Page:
Avirax - General Information
A guanosine analog that acts as an antimetabolite. Viruses are especially susceptible. Used especially against herpes.
Pharmacology of Avirax
Avirax (INN) or acyclovir (USAN, former BAN) is a synthetic deoxyguanosine analog and it is the prototype antiviral agent that is activated by viral thymidine kinase. The selective activity of aciclovir is due to its affinity for the thymidine kinase enzyme encoded by HSV and VZV.
Avirax for patients
Patients are instructed to consult with their physician if they experience severe or troublesome adverse reactions, they become pregnant or intend to become pregnant, they intend to breastfeed while taking orally administered ZOVIRAX, or they have any other questions.
Herpes Zoster: There are no data on treatment initiated more than 72 hours after onset of the zoster rash. Patients should be advised to initiate treatment as soon as possible after a diagnosis of herpes zoster.
Genital Herpes Infections: Patients should be informed that ZOVIRAX is not a cure for genital herpes. There are no data evaluating whether ZOVIRAX will prevent transmission of infection to others. Because genital herpes is a sexually transmitted disease, patients should avoid contact with lesions or intercourse when lesions and/or symptoms are present to avoid infecting partners. Genital herpes can also be transmitted in the absence of symptoms through asymptomatic viral shedding. If medical management of a genital herpes recurrence is indicated, patients should be advised to initiate therapy at the first sign or symptom of an episode.
Chickenpox: Chickenpox in otherwise healthy children is usually a self-limited disease of mild to moderate severity. Adolescents and adults tend to have more severe disease. Treatment was initiated within 24 hours of the typical chickenpox rash in the controlled studies, and there is no information regarding the effects of treatment begun later in the disease course.
Co-administration of probenecid with acyclovir has been shown to increase the mean half-life and the
area under the concentration-time curve. Urinary excretion and renal clearance were correspondingly reduced.
The clinical effects of this combination have not been studied.
ZOVIRAX is contraindicated for patients who develop hypersensitivity to acyclovir or valacyclovir.
Additional information about Avirax
Avirax Indication: For the treatment and management of herpes zoster (shingles), genital herpes, and chickenpox
Mechanism Of Action: Viral (HSV-1, HSV-2 and VZV) thymidine kinase converts aciclovir to the aciclovir monophosphate, which is then converted to the diphosphate by cellular guanylate kinase, and finally to the triphosphate by phosphoglycerate kinase, phosphoenolpyruvate carboxykinase, and pyruvate kinase. Avirax triphosphate competitively inhibits viral DNA polymerase and competes with the natural deoxyguanosine triphosphate, for incorporation into viral DNA. Once incorporated, aciclovir triphosphate inhibits DNA synthesis by acting as a chain terminator.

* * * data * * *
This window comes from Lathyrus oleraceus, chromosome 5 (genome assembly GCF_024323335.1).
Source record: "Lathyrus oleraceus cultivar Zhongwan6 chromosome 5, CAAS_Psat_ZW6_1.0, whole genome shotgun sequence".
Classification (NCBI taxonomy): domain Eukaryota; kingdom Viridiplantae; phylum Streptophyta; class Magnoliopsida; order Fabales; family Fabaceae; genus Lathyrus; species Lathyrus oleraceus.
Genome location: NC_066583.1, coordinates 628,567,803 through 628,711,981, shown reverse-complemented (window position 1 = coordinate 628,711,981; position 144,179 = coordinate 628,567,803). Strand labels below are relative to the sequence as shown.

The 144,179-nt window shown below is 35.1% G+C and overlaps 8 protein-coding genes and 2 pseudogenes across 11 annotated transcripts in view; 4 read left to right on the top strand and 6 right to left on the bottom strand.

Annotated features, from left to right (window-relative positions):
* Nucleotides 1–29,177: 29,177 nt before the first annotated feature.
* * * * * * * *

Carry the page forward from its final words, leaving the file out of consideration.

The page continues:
Drug Interactions: Aminophylline Acyclovir increases the effect and toxicity of theophylline
Dyphylline Acyclovir increases the effect and toxicity of theophylline
Theophylline Acyclovir increases the effect and toxicity of theophylline
Dyphylline Increases the effect and toxicity of theophylline
Oxtriphylline Increases the effect and toxicity of theophylline
Theophylline Increases the effect and toxicity of theophylline
Food Interactions: Take without regard to meals.
Increase liquid intake.
Generic Name: Aciclovir
Synonyms: Wellcome-248u; Acycloguanosine; Acyclovir Sodium; AC2; Aciclovier; Acyclovir; Aciclovir Sodium; 9-Hyroxyethoxymethylguanine
Drug Category: Nucleosides and Nucleotides; Antiviral Agents
Drug Type: Small Molecule; Approved
Other Brand Names containing Aciclovir: Alti-Acyclovir; Avirax; Vipral; Virorax; Zovir; Zovirax;
Absorption: Oral: bioavailability 10 to 20%
Toxicity (Overdose): Aciclovir may cause nephrotoxicity (crystallization of aciclovir within renal tubules, elevation of serum creatinine, transient), and neurotoxicity (coma, hallucinations, lethargy, seizures, tremors). Nephrotoxicity and neurotoxicity usually resolve after cessation of aciclovir therapy. However, there is no well-defined relationship between aciclovir concentrations in the blood and these adverse effects.
Protein Binding: 9%-33%
Biotransformation: Hepatic, the only major urinary metabolite that has been detected is 9-carboxymethoxymethylguanine.
Half Life: 2.5-3.3 hours
Dosage Forms of Avirax: Solution Intravenous
Powder, for solution Intravenous
Chemical IUPAC Name: 2-amino-9-(2-hydroxyethoxymethyl)-3H-purin-6-one
Chemical Formula: C8H11N5O3
Aciclovir on Wikipedia: http://en.wikipedia.org/wiki/Aciclovir
Organisms Affected: Human Herpes Virus